MitoQ clinical trial – MitoQ improves cycling performance
With over 20 years of research and 600+ published studies on MitoQ, we’re always excited to announce the latest MitoQ health discoveries. If you’re an avid cyclist with an interest in increasing your performance, this recent study on MitoQ will likely be of interest.
The study, carried out by researchers at The University of Auckland, aimed to find out whether MitoQ supplementation could help cyclists complete an 8km cycling time trial within a shorter timeframe. In short, they discovered that it could.
Exercise and ROS levels
We all know that exercise is generally accepted as being beneficial to our overall health. However, exercise can also increase our body’s reactive oxygen species (ROS) levels. This increase can damage cellular function and can also lead to muscular fatigue. With this in mind, the researchers behind this trial wanted to see if MitoQ supplementation could reduce the onset of muscular fatigue and, at the same time, improve athletic performance.
“To date, no studies have looked at the effects of mitochondria-targeted antioxidant supplementation on acute exercise performance”, explains the study’s lead author Sophie Broome, from The University of Auckland’s Department of Nutrition. “This study aimed to determine whether MitoQ supplementation could improve cycling performance and attenuate exercise-induced increases in oxidative stress.”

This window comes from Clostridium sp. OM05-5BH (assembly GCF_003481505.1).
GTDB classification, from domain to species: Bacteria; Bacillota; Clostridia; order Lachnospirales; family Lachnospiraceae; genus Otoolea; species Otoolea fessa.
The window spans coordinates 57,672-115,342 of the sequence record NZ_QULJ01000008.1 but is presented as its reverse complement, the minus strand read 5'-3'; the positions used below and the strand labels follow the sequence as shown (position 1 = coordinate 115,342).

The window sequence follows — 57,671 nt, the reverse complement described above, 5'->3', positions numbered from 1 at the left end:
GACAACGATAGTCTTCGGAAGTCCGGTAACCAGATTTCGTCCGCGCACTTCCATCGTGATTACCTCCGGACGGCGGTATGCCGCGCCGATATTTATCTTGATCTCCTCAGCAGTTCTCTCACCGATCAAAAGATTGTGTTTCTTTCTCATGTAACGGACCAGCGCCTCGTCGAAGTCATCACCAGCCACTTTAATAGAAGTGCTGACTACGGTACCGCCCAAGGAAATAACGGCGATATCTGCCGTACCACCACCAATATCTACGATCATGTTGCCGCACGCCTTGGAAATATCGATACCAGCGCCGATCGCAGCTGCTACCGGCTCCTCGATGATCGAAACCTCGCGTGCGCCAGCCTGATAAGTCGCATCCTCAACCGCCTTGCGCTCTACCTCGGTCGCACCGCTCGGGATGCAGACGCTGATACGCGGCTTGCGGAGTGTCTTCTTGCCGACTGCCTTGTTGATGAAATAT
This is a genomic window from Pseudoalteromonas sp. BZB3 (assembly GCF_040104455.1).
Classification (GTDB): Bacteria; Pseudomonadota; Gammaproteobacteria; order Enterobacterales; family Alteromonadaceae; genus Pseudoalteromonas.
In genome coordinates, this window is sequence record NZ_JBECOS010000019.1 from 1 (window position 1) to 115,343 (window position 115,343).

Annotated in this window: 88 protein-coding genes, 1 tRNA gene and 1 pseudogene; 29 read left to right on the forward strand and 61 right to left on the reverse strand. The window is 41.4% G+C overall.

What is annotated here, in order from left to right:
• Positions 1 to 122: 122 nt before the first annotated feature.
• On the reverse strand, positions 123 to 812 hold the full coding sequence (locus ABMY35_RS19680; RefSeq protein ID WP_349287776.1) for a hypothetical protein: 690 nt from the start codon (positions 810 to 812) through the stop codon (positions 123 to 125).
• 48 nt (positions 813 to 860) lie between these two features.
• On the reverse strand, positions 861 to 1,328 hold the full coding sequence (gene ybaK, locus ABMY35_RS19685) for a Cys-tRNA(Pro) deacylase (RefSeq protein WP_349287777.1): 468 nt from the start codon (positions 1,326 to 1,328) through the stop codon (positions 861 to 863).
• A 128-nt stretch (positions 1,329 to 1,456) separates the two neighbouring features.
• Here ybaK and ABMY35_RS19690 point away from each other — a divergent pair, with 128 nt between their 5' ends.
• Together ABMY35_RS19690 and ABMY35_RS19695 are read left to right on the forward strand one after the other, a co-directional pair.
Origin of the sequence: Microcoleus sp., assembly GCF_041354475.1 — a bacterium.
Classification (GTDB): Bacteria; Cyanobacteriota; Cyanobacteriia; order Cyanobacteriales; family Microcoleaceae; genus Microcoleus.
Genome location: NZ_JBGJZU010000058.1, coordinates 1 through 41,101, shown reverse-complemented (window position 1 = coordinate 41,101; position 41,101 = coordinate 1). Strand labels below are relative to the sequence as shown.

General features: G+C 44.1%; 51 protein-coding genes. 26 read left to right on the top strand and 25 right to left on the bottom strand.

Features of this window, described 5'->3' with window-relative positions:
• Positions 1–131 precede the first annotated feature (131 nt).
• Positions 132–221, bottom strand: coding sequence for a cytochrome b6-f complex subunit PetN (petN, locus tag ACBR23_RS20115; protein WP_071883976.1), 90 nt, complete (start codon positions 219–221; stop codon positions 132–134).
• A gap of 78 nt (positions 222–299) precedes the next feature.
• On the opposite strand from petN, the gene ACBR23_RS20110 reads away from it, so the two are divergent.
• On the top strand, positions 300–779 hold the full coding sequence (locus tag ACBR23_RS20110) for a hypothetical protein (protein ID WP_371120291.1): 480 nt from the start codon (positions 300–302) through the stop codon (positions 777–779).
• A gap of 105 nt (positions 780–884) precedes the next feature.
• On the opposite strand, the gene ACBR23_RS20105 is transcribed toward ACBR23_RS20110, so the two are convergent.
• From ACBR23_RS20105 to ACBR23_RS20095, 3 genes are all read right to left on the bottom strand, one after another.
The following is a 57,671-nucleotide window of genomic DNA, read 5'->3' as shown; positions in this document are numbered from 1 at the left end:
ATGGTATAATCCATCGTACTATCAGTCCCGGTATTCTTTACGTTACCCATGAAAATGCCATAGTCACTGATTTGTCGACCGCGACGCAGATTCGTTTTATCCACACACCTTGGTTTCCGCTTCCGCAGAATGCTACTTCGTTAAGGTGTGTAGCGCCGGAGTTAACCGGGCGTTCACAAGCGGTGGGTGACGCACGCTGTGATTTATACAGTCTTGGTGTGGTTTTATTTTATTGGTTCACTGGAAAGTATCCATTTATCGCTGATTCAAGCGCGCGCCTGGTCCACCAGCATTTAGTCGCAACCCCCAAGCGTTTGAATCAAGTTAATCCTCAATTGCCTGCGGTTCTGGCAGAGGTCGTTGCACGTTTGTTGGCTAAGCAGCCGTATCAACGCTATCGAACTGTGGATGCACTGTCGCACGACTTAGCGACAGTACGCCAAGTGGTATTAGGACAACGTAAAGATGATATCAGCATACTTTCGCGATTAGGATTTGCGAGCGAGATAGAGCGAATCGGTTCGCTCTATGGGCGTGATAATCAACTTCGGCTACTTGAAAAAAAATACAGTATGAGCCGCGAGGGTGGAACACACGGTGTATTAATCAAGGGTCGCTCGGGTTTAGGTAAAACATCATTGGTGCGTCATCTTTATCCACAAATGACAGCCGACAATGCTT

Who was involved in the study?
22 healthy males between the ages of 35-50 took part in the trial, all of whom had recreational training experience in cycling. Out of the 22 participants, 19 completed every stage of the trial.
How was the trial conducted?
The men were randomly put into two groups. One group received 20mg of MitoQ each, per day, while the other group was given a placebo. After 28 days of taking MitoQ or the placebo, the participants completed their first trial: a warmup of 45 minutes of cycling and then an 8km time trial. The participants were then given a six-week “wash-out period” before switching: those taking MitoQ began taking the placebo instead, and those taking the placebo began taking MitoQ. A second performance trial was then carried out. Blood samples were taken at different stages during the trials to measure the results, and the trials were timed.
What were the results?
The study’s researchers found that those who had taken MitoQ completed the time trial faster than those who had been taking a placebo. Their mean completion time was 1.3% quicker. The study also found that the average power output of cyclists who had taken MitoQ increased by 10 watts.
So, if you’ve been looking for a way to improve your speed and power output as a cyclist (or if you’ve been wondering why your performance has improved since taking MitoQ) there’s now even more reason to include MitoQ in your daily routine.
Disclaimer: This research was funded by Callaghan Innovation in partnership with MitoQ. MitoQ had no role in data analysis, interpretation of findings or manuscript preparation.
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